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A Delphi survey of best practice occupational therapy for Parkinson's disease in the United Kingdom
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Dr Katherine Deane
Deane KHO, Ellis-Hill C, Dekker K, Davies P, Clarke CE
British Journal of Occupational Therapy
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This study was designed to determine the character of best occupational therapy practice for Parkinson's disease in the United Kingdom. Two hundred and forty-two occupational therapists treating people with Parkinson's disease were sent a Delphi survey containing statements about best practice and asked to indicate their level of agreement with each statement. The second survey contained the same list of statements, with group levels of agreement from the first round for each statement. The respondents re-rated their answers and gave their opinion on the efficacy of various interventions. One hundred and fifty occupational therapists (62%) completed both rounds. Ninety-nine per cent of the respondents agreed that Parkinson's disease required lifelong provision of occupational therapy, within multidisciplinary teams, and that the social and psychological aspects of the disease were as important as the physical ones. The occupational therapists had confidence in many techniques for achieving physical, social and psychological goals. However, 40% of the respondents could not rate the efficacy of social and psychological techniques owing to a lack of knowledge. There was a high level of consensus nationally on the character of best practice occupational therapy for Parkinson's disease. The survey highlighted a need for more postgraduate training, especially in psychological techniques.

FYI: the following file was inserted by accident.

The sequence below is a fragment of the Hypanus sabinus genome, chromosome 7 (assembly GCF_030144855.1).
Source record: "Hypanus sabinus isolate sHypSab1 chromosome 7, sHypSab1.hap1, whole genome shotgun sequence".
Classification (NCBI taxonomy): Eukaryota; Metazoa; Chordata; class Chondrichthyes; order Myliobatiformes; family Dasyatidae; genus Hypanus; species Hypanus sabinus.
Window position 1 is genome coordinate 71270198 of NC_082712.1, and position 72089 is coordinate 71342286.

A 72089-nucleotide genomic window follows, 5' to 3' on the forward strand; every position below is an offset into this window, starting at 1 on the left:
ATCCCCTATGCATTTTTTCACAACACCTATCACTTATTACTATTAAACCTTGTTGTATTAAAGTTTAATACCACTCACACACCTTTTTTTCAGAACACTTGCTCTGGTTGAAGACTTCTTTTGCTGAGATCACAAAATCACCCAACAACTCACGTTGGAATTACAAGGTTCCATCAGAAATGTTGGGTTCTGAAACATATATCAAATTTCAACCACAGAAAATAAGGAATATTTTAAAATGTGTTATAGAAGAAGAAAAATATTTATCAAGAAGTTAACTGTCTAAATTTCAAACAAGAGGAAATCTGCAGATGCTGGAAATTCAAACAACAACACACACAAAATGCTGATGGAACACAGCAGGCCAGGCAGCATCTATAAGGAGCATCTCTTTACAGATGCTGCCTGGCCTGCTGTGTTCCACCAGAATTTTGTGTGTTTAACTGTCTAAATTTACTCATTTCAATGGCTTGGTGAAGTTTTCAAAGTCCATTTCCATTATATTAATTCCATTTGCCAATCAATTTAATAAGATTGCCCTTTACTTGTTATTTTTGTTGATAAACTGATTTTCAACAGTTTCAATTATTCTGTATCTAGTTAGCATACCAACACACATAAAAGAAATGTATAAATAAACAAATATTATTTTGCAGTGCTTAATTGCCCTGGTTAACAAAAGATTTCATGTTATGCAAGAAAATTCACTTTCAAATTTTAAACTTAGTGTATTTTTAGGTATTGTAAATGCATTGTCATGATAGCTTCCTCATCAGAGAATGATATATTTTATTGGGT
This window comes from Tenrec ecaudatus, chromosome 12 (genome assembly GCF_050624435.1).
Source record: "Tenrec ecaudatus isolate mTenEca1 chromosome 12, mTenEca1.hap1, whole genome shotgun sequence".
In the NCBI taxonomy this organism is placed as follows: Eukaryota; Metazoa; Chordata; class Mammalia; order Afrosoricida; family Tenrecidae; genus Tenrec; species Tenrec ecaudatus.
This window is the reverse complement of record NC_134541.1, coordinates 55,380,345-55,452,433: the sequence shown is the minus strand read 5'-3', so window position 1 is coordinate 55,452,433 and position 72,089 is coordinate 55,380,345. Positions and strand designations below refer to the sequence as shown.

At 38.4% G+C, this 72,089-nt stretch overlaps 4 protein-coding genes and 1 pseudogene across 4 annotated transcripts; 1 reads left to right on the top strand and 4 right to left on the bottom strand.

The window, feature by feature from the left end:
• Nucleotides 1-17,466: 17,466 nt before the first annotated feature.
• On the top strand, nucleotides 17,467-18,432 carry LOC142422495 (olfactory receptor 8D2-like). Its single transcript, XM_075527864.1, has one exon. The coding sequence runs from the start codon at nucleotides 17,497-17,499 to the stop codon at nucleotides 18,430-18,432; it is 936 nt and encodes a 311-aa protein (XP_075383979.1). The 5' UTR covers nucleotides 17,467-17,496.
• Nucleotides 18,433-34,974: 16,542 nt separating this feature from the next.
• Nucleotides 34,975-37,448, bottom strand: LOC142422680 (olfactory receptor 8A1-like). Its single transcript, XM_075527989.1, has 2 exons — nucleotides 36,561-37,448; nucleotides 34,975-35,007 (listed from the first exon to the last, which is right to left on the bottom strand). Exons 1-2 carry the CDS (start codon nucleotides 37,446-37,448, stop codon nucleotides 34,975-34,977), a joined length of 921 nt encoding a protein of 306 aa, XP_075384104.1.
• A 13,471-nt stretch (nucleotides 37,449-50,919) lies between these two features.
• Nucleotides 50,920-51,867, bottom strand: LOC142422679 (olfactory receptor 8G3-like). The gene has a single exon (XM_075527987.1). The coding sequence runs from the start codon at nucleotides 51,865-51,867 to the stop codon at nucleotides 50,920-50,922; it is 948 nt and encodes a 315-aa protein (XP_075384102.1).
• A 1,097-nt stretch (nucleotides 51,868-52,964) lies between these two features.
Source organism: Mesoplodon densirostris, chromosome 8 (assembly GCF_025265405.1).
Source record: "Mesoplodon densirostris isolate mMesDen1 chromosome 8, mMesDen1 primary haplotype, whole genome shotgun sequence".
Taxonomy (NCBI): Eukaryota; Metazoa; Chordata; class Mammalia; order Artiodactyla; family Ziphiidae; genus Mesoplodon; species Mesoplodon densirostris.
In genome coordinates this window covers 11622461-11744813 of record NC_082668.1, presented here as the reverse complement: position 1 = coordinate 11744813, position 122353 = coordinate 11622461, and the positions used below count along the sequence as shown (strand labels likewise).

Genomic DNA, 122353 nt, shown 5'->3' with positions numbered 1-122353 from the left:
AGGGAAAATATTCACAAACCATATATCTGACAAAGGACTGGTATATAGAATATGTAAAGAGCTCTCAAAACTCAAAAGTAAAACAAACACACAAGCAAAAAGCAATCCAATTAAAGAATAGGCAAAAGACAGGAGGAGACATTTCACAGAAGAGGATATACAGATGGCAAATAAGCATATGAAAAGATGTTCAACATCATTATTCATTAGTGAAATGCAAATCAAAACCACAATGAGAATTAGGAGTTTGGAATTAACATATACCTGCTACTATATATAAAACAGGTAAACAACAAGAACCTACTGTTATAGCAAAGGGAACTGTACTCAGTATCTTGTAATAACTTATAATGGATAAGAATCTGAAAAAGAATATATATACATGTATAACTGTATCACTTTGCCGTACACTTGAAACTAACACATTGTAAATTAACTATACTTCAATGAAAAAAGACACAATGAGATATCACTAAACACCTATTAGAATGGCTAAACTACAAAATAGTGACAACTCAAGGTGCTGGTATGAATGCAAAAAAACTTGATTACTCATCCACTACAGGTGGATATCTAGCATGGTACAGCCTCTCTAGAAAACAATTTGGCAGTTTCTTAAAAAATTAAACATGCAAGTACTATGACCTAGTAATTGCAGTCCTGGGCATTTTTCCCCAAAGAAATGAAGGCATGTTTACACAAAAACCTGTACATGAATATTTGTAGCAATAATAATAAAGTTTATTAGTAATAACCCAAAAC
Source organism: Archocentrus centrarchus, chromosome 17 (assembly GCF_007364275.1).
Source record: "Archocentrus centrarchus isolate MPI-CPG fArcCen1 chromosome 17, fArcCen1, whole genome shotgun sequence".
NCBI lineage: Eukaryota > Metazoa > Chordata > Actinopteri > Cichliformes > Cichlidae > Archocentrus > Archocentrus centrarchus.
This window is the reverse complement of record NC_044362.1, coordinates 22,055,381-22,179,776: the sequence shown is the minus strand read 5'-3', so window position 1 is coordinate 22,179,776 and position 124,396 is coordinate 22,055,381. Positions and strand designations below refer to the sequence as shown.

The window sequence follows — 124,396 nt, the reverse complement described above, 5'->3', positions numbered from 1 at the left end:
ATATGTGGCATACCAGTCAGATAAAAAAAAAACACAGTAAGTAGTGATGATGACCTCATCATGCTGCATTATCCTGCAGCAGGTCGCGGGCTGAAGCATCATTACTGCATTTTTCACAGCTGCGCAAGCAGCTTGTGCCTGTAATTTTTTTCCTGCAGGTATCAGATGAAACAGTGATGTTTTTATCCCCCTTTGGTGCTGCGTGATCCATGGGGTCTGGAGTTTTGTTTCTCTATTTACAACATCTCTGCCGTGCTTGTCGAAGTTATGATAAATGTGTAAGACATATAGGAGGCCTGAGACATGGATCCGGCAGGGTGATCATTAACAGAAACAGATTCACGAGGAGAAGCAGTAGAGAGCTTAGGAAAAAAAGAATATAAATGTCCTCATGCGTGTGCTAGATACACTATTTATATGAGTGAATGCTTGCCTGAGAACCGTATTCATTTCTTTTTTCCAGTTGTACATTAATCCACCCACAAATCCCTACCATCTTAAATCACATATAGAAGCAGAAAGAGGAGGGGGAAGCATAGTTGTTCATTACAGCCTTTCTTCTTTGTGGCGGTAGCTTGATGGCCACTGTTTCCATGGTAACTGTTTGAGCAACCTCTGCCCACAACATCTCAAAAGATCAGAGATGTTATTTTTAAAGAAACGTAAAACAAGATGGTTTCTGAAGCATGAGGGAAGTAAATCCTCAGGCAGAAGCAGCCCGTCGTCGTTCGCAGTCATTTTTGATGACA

College of Occupational Therapists
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